A coalition of formerly incarcerated women and girls has criticised a report calling for improvements in prisons, arguing it was written by a group of people who had limited lived experience of incarceration.
On Tuesday, the Justice Reform Initiative (JRI) released 'Jailing is failing: The Need for Alternatives to Incarceration in South Australia'. The report highlighted the need for the state's government to fund alternatives to the rising numbers in the state's prison system.
"This report clearly shows that prisons of any kind are harmful, fail to reduce crime or address the drivers behind it, and increase the likelihood of reoffending," Executive Director of JRI, Dr Sotiri said on Tuesday.
JRI reported a 32 per cent increase in incarceration numbers - second only to Queensland - despite a series of measures introduced aimed at reducing recidivism.
"There has been clear commitment to reduce incarceration in South Australia and promote community safety, including acknowledgement of the importance of lowering the disproportionate over-representation of Aboriginal people in custody," Dr Sotiri said.
"But there is much more to be done to address the significant gaps felt by thousands of people leaving prison each year who are not able to access critical community-led services or diversionary supports."
JRI includes amongst its South Australian patrons: 2017 SA Female Elder of the Year and Visiting Inspector of prisons for the Aboriginal Legal Rights Movement (ALRM), Heather Agius, and former Acting Chief Executive of the Department of Aboriginal Affairs, Executive Director of the Aboriginal Prisoners and Offenders Support Services Incorporated and National NAIDOC Elder of the Year Award winner, Frank Lampard OAM.
On Thursday, the National Network of Incarcerated and Formerly Incarcerated Women and Girls (National Network) criticised the report, with founding National Network member Debbie Kilroy calling for funds to stop being wasted.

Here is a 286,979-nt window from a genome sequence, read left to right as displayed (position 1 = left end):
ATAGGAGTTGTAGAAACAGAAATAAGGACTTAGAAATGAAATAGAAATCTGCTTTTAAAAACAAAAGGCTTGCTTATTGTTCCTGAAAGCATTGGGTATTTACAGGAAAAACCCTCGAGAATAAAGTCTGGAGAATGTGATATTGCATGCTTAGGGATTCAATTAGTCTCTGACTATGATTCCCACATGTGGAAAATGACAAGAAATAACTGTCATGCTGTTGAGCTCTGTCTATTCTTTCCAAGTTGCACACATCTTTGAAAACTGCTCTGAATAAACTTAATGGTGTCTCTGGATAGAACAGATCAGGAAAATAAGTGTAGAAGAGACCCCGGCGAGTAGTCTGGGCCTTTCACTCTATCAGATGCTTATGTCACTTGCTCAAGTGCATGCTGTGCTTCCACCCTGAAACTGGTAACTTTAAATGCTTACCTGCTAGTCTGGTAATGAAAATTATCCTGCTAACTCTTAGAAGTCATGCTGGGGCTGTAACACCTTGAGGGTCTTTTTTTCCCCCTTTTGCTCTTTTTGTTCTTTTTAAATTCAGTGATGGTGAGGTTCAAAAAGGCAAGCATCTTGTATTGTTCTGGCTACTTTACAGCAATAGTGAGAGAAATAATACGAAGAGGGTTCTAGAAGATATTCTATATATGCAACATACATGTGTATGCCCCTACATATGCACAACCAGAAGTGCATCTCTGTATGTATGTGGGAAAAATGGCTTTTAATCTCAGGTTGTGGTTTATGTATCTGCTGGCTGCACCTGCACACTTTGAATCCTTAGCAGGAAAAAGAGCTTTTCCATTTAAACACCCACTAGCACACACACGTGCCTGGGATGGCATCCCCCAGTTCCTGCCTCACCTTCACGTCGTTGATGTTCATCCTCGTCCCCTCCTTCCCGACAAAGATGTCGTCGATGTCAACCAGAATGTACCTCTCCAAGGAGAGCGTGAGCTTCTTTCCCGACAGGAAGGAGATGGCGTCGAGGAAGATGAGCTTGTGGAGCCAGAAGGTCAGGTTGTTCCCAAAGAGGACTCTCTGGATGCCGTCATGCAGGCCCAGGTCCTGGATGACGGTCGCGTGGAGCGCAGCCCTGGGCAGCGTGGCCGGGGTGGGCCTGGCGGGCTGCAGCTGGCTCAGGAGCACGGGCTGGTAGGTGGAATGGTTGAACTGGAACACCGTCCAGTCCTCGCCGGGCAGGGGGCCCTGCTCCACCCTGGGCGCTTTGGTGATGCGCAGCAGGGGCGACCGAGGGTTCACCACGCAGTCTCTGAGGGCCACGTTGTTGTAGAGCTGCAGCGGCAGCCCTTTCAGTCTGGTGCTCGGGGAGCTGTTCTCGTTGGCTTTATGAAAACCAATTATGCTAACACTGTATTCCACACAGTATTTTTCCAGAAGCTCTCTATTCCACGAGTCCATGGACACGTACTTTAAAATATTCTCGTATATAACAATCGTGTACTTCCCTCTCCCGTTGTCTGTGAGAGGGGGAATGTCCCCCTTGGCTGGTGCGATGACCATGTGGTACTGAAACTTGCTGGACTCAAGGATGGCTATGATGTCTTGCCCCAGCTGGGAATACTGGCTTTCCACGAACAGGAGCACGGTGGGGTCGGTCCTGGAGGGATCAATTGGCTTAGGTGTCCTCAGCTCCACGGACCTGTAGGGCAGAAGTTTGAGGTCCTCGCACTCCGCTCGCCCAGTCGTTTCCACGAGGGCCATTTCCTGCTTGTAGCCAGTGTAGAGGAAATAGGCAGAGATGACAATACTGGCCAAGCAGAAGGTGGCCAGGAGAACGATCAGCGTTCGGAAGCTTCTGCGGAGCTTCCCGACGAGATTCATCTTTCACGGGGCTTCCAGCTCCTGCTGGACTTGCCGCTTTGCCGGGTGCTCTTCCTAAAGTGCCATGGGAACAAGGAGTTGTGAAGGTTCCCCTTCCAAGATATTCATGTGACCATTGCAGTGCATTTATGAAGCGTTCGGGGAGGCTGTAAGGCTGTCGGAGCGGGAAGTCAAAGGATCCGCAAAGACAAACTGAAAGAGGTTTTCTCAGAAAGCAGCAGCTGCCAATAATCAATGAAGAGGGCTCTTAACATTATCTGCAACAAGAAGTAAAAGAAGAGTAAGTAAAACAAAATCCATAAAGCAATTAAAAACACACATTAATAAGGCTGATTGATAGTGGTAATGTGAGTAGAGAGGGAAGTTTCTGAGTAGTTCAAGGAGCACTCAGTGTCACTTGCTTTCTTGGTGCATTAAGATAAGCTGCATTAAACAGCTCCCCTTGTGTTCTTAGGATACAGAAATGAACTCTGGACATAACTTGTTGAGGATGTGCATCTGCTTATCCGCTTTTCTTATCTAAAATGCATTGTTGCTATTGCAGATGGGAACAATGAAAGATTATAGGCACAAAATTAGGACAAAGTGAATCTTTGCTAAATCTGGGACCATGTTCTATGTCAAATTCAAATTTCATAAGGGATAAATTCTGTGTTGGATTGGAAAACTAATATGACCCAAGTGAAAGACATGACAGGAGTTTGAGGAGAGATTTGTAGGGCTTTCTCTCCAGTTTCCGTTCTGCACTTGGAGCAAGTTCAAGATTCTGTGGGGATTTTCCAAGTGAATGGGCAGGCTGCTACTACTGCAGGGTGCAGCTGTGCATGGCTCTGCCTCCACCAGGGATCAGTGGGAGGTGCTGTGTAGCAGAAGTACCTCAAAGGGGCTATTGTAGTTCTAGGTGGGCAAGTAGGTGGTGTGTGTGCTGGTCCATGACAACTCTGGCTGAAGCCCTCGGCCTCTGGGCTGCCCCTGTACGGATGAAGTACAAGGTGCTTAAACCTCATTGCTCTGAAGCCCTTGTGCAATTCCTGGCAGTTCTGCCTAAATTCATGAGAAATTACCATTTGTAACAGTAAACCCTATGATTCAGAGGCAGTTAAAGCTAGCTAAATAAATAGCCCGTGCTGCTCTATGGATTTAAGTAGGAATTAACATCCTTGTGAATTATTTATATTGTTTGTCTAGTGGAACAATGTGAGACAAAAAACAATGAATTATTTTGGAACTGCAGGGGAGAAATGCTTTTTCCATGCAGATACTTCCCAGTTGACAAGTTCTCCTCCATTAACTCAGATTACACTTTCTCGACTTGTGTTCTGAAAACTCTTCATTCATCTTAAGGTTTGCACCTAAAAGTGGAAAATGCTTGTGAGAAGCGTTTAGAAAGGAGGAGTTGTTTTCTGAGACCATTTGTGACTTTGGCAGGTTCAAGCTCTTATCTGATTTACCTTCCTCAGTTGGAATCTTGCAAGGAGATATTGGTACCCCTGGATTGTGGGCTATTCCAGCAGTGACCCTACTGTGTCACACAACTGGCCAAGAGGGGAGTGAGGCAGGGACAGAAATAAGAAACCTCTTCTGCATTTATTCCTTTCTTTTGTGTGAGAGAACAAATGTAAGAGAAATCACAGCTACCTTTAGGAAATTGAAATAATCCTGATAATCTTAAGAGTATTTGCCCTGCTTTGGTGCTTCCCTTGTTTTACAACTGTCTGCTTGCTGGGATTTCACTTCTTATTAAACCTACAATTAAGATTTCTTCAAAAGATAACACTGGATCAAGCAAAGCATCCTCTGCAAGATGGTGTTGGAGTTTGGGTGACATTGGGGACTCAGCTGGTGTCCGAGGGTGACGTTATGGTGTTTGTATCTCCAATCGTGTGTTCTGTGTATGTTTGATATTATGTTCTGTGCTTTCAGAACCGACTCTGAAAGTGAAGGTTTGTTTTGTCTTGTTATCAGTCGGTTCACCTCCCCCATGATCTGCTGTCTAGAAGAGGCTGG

"Stop kneecapping demands by calling for reforms to the prison system, and let's abolish prisons," she said.
"We must stop wasting funding on new reports highlighting 'new' problems. These problems are not new.
"This country has had a love affair with incarceration for 233 years."
A statement from the National Network said they "object to a report largely written by people who have not been to prison in South Australia" and suggestions the state had taken "positive steps to address the state's failing prison system".
"South Australia's prison system is not unlike any other prison in this country, and in fact ask any woman who has given birth while incarcerated and had their baby removed from them immediately after because South Australia has no mothers and baby's unit, and they will tell you that Adelaide Women's Prison (AWP) is one of the worst women's prisons in this country," the statement said.
"However, this isn't a race to the bottom, because if it was, we'd all lose."
Abolitionist Tabitha Lean said the reports being released by JRI - which have covered most jurisdictions in Australia and called for widespread prison reform from governments - wasn't "new or revolutionary".
The National Network says JRI campaigning around the slogan 'Jailing is Failing' is disingenuous. They especially decry the statement prison is "failing the victims, the 'offenders' and it is failing the community".
"As a National Network, we object to this notion," Ms Lean said.
"We find its analysis lazy and offensive.
"Prisons are working exactly how they are intended, to contain and control certain populations, and they are doing that extremely well."
On Tuesday, it was reported Dr Sotiri said more money should be going to Aboriginal-led community organisations rather than to services run by the Department of Correctional Services, which received the bulk of the funding.
"This report shows there are dozens of community-led alternatives achieving remarkable results in breaking cycles of disadvantage, particularly First Nations-led organisations," she said.
The National Network called for the South Australian government to work towards "full decarceration".
"It is by design that Aboriginal people are incarcerated," Ms Lean said.
"It is by design that this system targets the poor, the disabled, the unwell and the people living on the margins."
The National Network also called on all state and territory governments to cease commissioning reports from people with non-lived experience, labelling them a "gross waste of taxpayers' money".
"Funding these activities only serves to employ more academics and researchers who make money off the backs of our oppressions and does little to emancipate us from the carceral bonds that still hold us."
The Justice Reform Initiative was contacted for comment.